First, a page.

Indoor isn’t much better via the same technology. People are their own worth enemy, when it comes to security and privacy. They are willing to pay for the technology just to be spied on…

Why would you need the Wi-Fi object sensors? Maybe just to monitor people, who don’t have video surveillance in and around their house…

@Bruce…

<

blockquote>Security and privacy controls are still to be worked out, which means that there probably won’t be any.

<

blockquote>

Thanks for the laugh, but then I realized just how sad state of technology we live in…

Frank Wilhoit April 6, 2021 6:27 AM

The tragedy of humanity is that we have the intellectual capacity to invent toys (or tools, whether that is a distinction or a euphemism), but absolutely no emotional capacity to process the implications of possessing them or the consequences of using them.

Ismar April 6, 2021 4:48 PM

So what would be the use case for selling this tech to you and me be, I wander? As part of our internet connection- None whatsoever, unless we want to have some perimeter around our dwellings where we can monitor movements but even then I could see it only being useful for people with large areas of private lands , while people in appartments and dense housing would not benefit at all . It is then little more than one of these- make it because we can- cases which will turn out to be more trouble than they are worth.

JonKnowsNothing April 6, 2021 5:13 PM

@Ismar

re:What is the use case for sensors

It will depend on the packaging and some of the abilities are already marketed like heart monitoring and medical telemetry.

It also puts the technology in the “public sphere” which may indicate that the LEAs won’t have to do as much parallel construction. A simpler warrant or FISC warrant (USA) will suffice.

There are two areas LEAs would be interested in, the cell phone aspects which they already have ample access to, but now the WiFi aspect which means they can tap into your Home Network and browse what’s in the Fridge.

The MSM report link below is mostly about a SCOTUS ruling over something that no longer matters (moot), at least it no longer matters for now. Towards the bottom is a reference to Brand X and ” common carrier” status. This marks a potential shift in how the US Courts “may/might” change their rulings in the near future. Much of the internet rides on Brand X/common carrier status. If this were to change, all sorts of interesting things may happen.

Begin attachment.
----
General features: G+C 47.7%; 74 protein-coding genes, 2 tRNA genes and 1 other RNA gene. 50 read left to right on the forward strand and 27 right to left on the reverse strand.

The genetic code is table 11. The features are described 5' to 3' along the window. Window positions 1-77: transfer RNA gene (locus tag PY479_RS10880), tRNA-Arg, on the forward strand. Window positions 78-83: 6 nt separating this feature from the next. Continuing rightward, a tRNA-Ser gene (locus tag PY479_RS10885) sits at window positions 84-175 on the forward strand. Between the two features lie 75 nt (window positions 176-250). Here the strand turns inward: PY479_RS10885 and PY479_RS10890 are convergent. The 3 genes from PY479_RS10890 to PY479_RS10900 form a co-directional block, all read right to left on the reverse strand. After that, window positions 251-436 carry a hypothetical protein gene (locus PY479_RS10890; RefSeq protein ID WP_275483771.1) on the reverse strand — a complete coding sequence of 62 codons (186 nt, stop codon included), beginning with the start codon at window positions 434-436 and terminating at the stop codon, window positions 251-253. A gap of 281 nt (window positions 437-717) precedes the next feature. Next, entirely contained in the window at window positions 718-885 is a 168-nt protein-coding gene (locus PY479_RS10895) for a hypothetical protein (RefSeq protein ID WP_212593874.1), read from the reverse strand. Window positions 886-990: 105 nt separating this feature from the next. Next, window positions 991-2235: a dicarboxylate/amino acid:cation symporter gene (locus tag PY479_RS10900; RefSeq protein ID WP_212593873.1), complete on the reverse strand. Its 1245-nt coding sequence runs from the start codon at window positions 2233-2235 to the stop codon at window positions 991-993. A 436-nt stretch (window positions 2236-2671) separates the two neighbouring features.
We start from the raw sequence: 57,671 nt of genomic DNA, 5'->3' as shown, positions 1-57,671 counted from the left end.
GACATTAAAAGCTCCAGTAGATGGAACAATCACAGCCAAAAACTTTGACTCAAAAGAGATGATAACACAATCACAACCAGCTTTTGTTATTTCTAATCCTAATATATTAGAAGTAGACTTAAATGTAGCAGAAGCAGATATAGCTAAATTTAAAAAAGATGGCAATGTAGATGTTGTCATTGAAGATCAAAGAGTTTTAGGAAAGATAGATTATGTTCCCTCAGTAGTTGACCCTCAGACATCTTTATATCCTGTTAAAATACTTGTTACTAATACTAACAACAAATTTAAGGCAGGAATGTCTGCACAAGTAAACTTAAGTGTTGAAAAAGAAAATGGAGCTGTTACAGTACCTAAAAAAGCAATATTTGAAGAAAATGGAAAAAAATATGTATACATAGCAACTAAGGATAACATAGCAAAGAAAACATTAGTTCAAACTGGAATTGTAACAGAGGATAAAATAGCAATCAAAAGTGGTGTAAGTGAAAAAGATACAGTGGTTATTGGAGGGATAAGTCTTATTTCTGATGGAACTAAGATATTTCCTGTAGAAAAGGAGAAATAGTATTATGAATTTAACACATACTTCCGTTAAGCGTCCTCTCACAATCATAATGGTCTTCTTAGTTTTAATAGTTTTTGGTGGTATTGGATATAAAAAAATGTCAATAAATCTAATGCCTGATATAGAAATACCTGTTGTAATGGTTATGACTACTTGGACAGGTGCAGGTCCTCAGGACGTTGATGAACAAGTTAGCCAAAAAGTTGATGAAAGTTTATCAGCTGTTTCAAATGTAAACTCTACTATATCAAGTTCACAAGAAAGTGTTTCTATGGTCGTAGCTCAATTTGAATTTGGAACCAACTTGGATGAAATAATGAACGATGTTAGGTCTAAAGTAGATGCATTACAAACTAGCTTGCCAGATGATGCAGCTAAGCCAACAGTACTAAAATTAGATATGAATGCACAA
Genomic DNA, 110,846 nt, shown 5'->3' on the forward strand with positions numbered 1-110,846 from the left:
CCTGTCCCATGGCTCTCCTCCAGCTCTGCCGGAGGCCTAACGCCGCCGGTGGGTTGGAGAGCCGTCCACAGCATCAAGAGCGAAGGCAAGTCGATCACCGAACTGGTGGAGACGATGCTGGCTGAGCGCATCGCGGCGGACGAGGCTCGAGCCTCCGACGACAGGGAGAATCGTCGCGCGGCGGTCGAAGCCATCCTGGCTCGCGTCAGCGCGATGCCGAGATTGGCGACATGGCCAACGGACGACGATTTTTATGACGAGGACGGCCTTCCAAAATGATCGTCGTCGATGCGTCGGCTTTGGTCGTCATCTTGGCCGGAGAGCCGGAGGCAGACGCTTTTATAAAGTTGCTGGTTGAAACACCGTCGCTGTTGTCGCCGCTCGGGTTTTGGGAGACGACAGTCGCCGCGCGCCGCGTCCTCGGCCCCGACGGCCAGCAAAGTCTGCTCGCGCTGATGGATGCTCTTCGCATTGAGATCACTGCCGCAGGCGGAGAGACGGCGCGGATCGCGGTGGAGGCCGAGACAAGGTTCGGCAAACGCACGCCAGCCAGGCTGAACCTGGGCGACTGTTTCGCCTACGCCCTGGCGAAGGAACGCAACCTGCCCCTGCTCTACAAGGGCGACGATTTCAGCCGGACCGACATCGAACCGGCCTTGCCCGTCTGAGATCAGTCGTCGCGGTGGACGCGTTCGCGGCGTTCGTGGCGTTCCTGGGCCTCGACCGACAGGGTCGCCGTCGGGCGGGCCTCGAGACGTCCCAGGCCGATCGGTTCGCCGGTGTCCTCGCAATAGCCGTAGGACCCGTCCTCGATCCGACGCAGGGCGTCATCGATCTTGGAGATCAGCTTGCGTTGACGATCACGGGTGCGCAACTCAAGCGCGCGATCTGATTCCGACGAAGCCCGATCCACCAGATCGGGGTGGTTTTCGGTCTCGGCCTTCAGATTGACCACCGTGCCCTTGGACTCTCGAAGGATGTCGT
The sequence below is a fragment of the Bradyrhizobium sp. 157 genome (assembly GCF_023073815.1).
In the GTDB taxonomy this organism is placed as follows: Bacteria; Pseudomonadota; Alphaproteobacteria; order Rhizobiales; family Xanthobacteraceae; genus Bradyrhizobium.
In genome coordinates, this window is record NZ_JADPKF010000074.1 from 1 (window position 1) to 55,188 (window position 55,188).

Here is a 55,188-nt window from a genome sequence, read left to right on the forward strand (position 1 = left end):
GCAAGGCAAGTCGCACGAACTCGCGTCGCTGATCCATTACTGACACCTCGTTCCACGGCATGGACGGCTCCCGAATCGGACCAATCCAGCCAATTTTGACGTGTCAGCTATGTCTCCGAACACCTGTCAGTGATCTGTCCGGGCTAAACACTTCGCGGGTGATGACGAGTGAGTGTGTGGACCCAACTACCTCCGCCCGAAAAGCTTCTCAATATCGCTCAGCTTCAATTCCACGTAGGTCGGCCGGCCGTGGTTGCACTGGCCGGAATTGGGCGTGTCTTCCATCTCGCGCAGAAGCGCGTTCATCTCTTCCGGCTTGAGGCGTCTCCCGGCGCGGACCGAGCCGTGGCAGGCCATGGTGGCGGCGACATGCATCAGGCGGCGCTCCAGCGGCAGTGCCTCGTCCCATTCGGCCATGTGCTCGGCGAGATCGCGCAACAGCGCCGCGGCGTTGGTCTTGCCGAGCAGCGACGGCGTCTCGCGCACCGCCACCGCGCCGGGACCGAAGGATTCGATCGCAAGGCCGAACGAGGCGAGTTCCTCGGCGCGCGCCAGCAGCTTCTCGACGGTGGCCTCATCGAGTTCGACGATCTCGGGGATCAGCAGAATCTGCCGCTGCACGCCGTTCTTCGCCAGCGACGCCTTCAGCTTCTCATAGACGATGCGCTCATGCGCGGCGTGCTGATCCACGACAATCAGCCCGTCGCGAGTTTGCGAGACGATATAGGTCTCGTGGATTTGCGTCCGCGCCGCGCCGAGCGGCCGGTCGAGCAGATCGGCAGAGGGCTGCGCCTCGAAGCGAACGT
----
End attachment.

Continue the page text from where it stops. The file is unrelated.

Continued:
===

ht tps://arstechnica.com/tech-policy/2021/04/clarence-thomas-blasts-section-230-wants-common-carrier-rules-on-twitter/
(url fractured to prevent auto run)

vas pup April 6, 2021 5:49 PM

Greenland votes, split on rare earth metals mining
https://www.dw.com/en/greenland-votes-split-on-rare-earth-metals-mining/a-57113587

“The outcome of parliamentary elections could seal the fate of one of the world’s richest uranium and rare earth minerals deposits.

Greenlanders cast their ballots in an early parliamentary election on Tuesday.

The result could decide whether the Kvanefjeld mine project gets the go-ahead in the semiautonomous Danish territory.

The country’s ruling social democratic Siumut and main opposition Inuit Ataqatigiit (IA) parties are split on the issue, Siumut arguing in favor and IA against.
What is the Kvanefjeld mine project?

The project would see a large mining complex built at Kvanefjeld in the south of the island to dig for rare-earth metals, such as uranium and neodymium.

===>These are used in a wide array of sectors and products, including smartphones, wind turbines, microchips, batteries for electric cars and weapons systems.

!!!Estimates show the Kvanefjeld mine could hold the largest deposit of rare-earth metals outside China.

The proposed project is licensed to Australian group Greenland Minerals. ===>Chinese Shenghe Resources is the biggest shareholder.

The rare earth reserves have previously raised international interest by ===>countries hoping to balance out China’s control of 90% of supply worldwide of rare earth metals.

!!!!Given the materials’ importance when making almost any modern military equipment, for instance, China’s domination of the market is seen by some as a national security threat.”

Weather April 6, 2021 6:25 PM

@vas pup
Bull ,they are just the ones dum enough to do it with the current processing steps.

vas pup April 7, 2021 3:50 PM

Greenland: Left-wing Inuit Ataqatigiit party wins election
https://www.dw.com/en/greenland-left-wing-inuit-ataqatigiit-party-wins-election/a-57118506